A Prayer for Our Country – Barry Black

There is never a bad time to pray for your country but, especially now—with the partisanship and vitriol, with increasing polarization and decreasing civility, with the cold culture war rising to the brink of a boil—we need to pray for the United States. In the early morning hours of January 7, 2021, in the wake of an attempted insurrection that sent Congress into hiding, Senate Chaplain Barry Black closed out the session of Congress with a call to unity.

That prayer led to A Prayer for Our Country, published by Zonderkidz. Aimed at ages 4-8, the book is a written prayer meant to teach readers how to pray and specifically, how to pray for one’s country. Loosely following the structure of the Lord’s Prayer, Dr. Black begins by praising God and acknowledging God’s greatness. He then moves to a posture of thankfulness for the blessings that God has given us. He highlights the wonders of creation, the provision of clothes, food, and shelter. Then he moves to praying the God would use to be the answer to the prayer, that we would be able to help others. Teach us to use words wisely. Remind us that harsh words hurt, while kind words heal. As the prayer closes, Black admits that we face big problems—but we have behind us an even bigger God.

Every word of the prayer is carefully chosen, evidencing Chaplain Black’s long tenure in a position that requires one to understand Christianity in all its faith traditions. It is non-denominational and non-partisan, a refreshing change from so many nationalistic prayers I’ve heard over the past several years. Black concludes: Show us how to live so that this country may be a better place, and help us to do our best whether there is anyone to see it or not. It’s a statement that holds both national pride and makes it subservient to the worship of God.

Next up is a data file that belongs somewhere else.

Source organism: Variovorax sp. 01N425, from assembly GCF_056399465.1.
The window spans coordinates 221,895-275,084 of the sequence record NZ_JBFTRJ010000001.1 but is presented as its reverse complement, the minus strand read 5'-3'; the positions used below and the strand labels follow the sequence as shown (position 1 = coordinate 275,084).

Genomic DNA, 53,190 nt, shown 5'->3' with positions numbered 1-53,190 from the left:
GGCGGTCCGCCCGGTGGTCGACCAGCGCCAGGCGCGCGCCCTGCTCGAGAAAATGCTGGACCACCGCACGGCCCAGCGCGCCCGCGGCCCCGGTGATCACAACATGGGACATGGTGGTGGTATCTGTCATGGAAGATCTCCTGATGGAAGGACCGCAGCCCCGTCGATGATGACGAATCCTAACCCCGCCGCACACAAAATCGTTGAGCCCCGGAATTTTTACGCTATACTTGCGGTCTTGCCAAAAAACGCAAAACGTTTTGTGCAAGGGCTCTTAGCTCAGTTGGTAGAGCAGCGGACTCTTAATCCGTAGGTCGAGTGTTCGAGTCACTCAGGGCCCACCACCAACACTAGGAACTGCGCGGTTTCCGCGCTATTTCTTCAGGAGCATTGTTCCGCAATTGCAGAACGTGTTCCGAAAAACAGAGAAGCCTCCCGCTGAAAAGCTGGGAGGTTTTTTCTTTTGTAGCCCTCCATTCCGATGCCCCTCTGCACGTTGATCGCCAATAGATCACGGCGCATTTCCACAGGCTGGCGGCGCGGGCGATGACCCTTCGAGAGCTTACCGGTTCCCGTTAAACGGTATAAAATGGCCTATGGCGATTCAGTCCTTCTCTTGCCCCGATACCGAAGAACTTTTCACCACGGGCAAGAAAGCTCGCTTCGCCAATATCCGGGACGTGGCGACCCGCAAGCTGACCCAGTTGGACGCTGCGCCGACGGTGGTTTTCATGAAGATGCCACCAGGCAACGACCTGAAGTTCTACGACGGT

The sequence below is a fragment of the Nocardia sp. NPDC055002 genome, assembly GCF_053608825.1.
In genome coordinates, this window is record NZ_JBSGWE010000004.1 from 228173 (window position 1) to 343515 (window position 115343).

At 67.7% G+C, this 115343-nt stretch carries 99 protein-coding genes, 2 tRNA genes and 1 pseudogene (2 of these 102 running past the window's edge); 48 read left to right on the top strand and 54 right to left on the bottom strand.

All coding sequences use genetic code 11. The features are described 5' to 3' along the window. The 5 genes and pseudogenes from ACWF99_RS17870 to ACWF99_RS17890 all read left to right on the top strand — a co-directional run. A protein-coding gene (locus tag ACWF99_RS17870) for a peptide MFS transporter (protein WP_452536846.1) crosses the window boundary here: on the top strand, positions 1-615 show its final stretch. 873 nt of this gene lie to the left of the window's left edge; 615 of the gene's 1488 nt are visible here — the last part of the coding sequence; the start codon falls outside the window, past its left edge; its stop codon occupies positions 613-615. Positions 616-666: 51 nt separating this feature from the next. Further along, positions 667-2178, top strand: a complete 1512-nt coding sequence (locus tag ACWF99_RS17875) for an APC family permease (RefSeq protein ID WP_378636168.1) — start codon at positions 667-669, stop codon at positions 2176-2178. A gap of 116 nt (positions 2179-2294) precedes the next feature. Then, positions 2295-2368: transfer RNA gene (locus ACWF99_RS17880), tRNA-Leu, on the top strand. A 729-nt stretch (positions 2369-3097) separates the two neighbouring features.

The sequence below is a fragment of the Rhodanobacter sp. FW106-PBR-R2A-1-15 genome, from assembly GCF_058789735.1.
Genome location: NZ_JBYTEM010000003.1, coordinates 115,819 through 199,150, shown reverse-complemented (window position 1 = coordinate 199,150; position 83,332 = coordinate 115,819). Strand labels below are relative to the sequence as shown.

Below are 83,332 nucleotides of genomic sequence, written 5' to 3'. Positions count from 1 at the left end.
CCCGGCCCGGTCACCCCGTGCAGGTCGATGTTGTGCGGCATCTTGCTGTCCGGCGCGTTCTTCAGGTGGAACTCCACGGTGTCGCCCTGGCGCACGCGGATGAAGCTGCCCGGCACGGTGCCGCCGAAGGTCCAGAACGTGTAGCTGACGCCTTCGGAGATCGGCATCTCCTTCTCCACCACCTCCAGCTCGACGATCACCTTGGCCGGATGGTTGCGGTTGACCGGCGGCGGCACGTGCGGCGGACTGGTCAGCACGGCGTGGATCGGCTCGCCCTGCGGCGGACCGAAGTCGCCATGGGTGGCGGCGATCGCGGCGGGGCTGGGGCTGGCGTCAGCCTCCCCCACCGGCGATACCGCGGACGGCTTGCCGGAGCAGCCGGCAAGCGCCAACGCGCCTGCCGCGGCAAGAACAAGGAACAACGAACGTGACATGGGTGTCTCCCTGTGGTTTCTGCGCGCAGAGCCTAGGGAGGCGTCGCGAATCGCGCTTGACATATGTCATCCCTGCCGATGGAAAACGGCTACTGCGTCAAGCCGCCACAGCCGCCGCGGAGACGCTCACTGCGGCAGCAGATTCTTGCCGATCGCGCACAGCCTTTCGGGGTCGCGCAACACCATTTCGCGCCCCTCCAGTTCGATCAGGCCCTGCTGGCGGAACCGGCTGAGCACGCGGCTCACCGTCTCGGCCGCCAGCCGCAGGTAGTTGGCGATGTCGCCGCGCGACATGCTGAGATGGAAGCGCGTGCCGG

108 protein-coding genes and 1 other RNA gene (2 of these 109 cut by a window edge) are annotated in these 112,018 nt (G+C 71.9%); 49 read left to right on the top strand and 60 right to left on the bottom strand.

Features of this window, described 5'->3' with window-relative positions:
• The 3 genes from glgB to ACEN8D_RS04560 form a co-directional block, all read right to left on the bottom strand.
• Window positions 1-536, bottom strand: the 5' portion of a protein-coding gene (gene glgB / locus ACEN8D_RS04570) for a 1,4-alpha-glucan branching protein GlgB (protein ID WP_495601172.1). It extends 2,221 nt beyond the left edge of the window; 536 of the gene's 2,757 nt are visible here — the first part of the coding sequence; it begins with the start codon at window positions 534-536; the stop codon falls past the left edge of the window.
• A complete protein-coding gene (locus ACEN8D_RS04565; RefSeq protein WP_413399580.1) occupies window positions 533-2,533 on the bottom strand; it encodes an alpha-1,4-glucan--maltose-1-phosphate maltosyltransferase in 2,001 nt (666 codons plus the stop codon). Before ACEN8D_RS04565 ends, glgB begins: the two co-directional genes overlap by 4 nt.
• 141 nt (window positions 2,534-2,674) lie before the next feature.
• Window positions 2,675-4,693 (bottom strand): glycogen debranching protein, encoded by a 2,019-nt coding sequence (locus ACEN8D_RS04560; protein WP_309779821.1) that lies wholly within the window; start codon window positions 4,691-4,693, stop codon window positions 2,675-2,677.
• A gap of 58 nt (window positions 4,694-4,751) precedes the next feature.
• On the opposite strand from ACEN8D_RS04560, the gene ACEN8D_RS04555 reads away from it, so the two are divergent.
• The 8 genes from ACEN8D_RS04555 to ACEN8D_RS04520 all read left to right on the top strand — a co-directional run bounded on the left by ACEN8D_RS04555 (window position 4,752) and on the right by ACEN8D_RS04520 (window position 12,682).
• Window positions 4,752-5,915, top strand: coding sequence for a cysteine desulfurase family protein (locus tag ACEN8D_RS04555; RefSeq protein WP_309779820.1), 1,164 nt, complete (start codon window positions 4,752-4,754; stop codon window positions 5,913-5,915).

Kim Holt’s illustrations offer a diverse and colorful backdrop to the prayer, showing America in all its colors, shapes, and forms. Some of the facial features don’t look quite right to me—something in the nose and mouth, in particular, that just doesn’t look lifelike. But that’s my only criticism of the book. The goal was, I’m sure, for kids to see themselves in this book and I think that is largely accomplished.

As a nation and as a church, we have work to do. As I read this book, I read it as though I was a child—tried to consider it through their mindset. But I also read it as an adult and tried to consider how I’d interpret this prayer as a pastor or a politician. And the prayer is just as relevant and applicable to either group. It’s a thoughtful work, borne out of a need for the next generation to do better. It is a prayer we must pray—and follow—in order for the nation to endure.